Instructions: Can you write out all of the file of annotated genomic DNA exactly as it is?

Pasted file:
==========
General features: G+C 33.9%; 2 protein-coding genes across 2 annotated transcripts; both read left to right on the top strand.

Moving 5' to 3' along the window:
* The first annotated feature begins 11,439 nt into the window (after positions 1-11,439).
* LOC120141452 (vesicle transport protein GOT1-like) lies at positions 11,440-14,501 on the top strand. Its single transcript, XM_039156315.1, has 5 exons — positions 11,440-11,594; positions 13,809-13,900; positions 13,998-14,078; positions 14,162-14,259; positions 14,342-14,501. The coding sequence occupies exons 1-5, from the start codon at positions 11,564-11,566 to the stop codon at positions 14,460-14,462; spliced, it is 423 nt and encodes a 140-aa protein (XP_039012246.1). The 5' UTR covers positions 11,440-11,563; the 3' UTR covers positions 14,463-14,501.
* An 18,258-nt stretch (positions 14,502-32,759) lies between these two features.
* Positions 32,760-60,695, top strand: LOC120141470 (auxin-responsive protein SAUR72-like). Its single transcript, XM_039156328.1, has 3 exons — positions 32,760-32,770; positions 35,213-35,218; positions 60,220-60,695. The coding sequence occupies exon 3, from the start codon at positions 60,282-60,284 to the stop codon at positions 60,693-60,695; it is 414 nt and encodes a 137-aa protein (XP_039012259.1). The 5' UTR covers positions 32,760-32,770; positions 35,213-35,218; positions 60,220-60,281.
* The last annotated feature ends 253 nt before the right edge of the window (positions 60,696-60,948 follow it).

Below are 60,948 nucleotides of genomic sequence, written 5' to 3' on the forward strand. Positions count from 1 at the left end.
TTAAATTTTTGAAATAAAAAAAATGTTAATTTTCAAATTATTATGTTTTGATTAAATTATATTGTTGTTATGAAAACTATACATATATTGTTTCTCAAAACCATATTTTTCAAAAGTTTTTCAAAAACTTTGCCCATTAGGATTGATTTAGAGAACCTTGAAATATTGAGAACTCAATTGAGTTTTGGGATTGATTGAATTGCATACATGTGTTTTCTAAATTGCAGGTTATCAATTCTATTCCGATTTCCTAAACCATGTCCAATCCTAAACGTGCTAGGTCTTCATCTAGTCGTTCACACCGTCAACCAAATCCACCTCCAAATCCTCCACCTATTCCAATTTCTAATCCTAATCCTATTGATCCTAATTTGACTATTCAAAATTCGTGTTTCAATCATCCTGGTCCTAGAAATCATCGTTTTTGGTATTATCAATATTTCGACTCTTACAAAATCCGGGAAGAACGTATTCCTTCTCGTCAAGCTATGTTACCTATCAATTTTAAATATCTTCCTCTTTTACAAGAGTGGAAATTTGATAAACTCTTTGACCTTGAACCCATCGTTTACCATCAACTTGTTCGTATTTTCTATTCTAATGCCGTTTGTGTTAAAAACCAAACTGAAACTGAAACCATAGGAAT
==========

General features: G+C 33.9%; 2 protein-coding genes across 2 annotated transcripts; both read left to right on the top strand.

Moving 5' to 3' along the window:
* The first annotated feature begins 11,439 nt into the window (after positions 1-11,439).
* LOC120141452 (vesicle transport protein GOT1-like) lies at positions 11,440-14,501 on the top strand. Its single transcript, XM_039156315.1, has 5 exons — positions 11,440-11,594; positions 13,809-13,900; positions 13,998-14,078; positions 14,162-14,259; positions 14,342-14,501. The coding sequence occupies exons 1-5, from the start codon at positions 11,564-11,566 to the stop codon at positions 14,460-14,462; spliced, it is 423 nt and encodes a 140-aa protein (XP_039012246.1). The 5' UTR covers positions 11,440-11,563; the 3' UTR covers positions 14,463-14,501.
* An 18,258-nt stretch (positions 14,502-32,759) lies between these two features.
* Positions 32,760-60,695, top strand: LOC120141470 (auxin-responsive protein SAUR72-like). Its single transcript, XM_039156328.1, has 3 exons — positions 32,760-32,770; positions 35,213-35,218; positions 60,220-60,695. The coding sequence occupies exon 3, from the start codon at positions 60,282-60,284 to the stop codon at positions 60,693-60,695; it is 414 nt and encodes a 137-aa protein (XP_039012259.1). The 5' UTR covers positions 32,760-32,770; positions 35,213-35,218; positions 60,220-60,281.
* The last annotated feature ends 253 nt before the right edge of the window (positions 60,696-60,948 follow it).

Below are 60,948 nucleotides of genomic sequence, written 5' to 3' on the forward strand. Positions count from 1 at the left end.
TTAAATTTTTGAAATAAAAAAAATGTTAATTTTCAAATTATTATGTTTTGATTAAATTATATTGTTGTTATGAAAACTATACATATATTGTTTCTCAAAACCATATTTTTCAAAAGTTTTTCAAAAACTTTGCCCATTAGGATTGATTTAGAGAACCTTGAAATATTGAGAACTCAATTGAGTTTTGGGATTGATTGAATTGCATACATGTGTTTTCTAAATTGCAGGTTATCAATTCTATTCCGATTTCCTAAACCATGTCCAATCCTAAACGTGCTAGGTCTTCATCTAGTCGTTCACACCGTCAACCAAATCCACCTCCAAATCCTCCACCTATTCCAATTTCTAATCCTAATCCTATTGATCCTAATTTGACTATTCAAAATTCGTGTTTCAATCATCCTGGTCCTAGAAATCATCGTTTTTGGTATTATCAATATTTCGACTCTTACAAAATCCGGGAAGAACGTATTCCTTCTCGTCAAGCTATGTTACCTATCAATTTTAAATATCTTCCTCTTTTACAAGAGTGGAAATTTGATAAACTCTTTGACCTTGAACCCATCGTTTACCATCAACTTGTTCGTATTTTCTATTCTAATGCCGTTTGTGTTAAAAACCAAACTGAAACTGAAACCATAGGAAT